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Dancers & Companies
Quinn Wharton

Who are you when you no longer do what you've been doing for years?

It is the big question facing anyone who retires. For top ballet dancers, however, the situation is more extreme. They start young, grow up in a rarified atmosphere, mostly see only each other, and become more and more removed from ordinary life. So what is it like to give this all up?

I asked seven former principal dancers from different generations at San Francisco Ballet, including myself, about this challenge.

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Breaking Stereotypes
Emily Schoen and Houcem Bouakroucha, Photo by TuniStudio

Again and again, dance teaches me that when the filters fall away between people—when the boundaries of geography, religion and politics soften—the beginning and end of our relationships is always human.

In March, I traveled with Keigwin + Company to Cote D'Ivoire, Ethiopia and Tunisia, on a tour sponsored by the US State Department and facilitated by DanceMotion USA/Brooklyn Academy of Music. Our mission was cultural diplomacy: Simply, to share ourselves with diverse communities, to promote common understanding and friendships.

Our last stop was Tunisia. Until that point, we had mostly been learning varieties of traditional African dance, and sharing American modern dance. But Tunisia was different. The dancers already had a solid grasp of contemporary movement invention. Though we didn't speak the same language, we could make movement vocabulary with surprising ease. Everything about our backgrounds was different, but there was this special intersection through dance that seemed to present an open door to collaboration.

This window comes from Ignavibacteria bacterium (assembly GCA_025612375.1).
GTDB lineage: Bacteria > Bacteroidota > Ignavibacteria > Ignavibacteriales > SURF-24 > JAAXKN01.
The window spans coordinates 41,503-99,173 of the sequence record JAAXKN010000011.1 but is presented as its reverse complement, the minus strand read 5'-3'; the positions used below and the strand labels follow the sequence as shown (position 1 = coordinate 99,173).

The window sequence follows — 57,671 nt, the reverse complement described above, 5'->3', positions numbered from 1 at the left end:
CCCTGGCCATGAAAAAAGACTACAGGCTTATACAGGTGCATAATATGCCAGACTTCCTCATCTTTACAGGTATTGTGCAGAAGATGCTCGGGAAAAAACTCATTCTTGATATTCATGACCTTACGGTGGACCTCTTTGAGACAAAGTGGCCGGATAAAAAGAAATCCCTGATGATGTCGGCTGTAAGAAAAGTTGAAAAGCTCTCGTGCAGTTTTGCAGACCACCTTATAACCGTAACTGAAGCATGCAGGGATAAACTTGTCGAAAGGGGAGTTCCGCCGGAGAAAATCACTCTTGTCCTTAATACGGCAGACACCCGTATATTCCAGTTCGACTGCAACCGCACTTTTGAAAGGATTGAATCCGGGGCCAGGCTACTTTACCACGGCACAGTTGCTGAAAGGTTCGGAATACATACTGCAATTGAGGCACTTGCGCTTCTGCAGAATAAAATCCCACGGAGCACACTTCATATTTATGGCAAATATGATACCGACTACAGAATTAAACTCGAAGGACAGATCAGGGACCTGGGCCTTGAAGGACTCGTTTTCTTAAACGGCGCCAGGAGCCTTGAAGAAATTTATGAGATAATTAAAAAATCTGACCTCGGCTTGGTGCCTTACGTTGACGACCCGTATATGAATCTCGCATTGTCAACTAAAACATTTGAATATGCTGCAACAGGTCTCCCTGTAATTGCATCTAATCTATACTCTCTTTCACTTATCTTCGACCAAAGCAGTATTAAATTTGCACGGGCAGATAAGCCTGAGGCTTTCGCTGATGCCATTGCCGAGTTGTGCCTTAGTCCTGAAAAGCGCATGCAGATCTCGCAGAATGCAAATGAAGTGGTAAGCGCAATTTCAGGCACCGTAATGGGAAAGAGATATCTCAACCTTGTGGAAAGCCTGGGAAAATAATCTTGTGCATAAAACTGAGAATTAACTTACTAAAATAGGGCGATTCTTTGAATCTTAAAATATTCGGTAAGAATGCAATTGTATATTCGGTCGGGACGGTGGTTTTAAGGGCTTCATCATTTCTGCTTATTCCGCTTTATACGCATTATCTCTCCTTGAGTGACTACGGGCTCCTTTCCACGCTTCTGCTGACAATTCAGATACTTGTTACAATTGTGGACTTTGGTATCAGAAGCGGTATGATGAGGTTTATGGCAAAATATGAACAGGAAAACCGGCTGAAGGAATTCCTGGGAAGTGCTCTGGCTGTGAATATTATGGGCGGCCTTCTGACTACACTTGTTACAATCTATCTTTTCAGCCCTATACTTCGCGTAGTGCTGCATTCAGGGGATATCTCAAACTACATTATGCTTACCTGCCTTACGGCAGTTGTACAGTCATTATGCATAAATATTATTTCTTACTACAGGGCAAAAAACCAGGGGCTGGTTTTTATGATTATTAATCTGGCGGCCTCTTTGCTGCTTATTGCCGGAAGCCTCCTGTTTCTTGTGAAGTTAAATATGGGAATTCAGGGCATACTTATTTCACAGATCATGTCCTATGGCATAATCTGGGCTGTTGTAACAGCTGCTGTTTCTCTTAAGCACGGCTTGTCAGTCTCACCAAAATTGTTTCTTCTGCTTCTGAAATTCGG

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News

Photo by Todd Rosenberg, Courtesy Joffrey Ballet.

Christopher Wheeldon's new Nutcracker for the Joffrey Ballet was huge news when it premiered last winter. The choreographer shifted the setting from the home of a well-off German family to the Chicago world's fair, making the hero the young daughter of a working-class, Polish immigrant sculptress. This month, WTTW Chicago, the city's public broadcasting station, will premiere Making a New American Nutcracker, a new documentary showing how Wheeldon and his high-profile collaborators made the magic happen. Premieres on WTTW11 and wttw.com/watch on Nov. 16 before appearing on public television stations across the country. Check your local listings.

Dancers & Companies
Chicago's Auditorium Theater

For most dancers, walking into the theater elicits a familiar emotion that's somewhere between the reverence of stepping into a chapel and the comfort of coming home. But each venue has its own aura, and can offer that something special that takes your performance to a new level. Six dancers share which theaters have transported them the most.


GLENN ALLEN SIMS

Alvin Ailey American Dance Theater

Glenn Allen Sims in Alvin Ailey's Masekela Langage. Photo by Paul Kolnik, courtesy AAADT

Favorite theater: Teatro Real in Madrid, Spain

Royal details: "The theater is gorgeous and ornate, with deep red upholstery and gold trim. There is a huge royal box in the center, which takes you back to when kings and queens were watching performances there."

Impressive facilities: Even the dressing rooms are a sight to see: Amenities for the dancers include large, carpeted rooms, and towel service.

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Career

The business side of dance can often fall second to the art. Contracts, which usually appear after you've done the hard work of securing a job, can seem like an inconsequential afterthought. You might decide to simply sign without reading the terms—or be understandably confused by all the legalese.

Ultimately, though, contracts can play an important part in setting the expectations for your job. A basic understanding of the legal terms you might see can go a long way in making sure that signing is a positive step toward growing your career.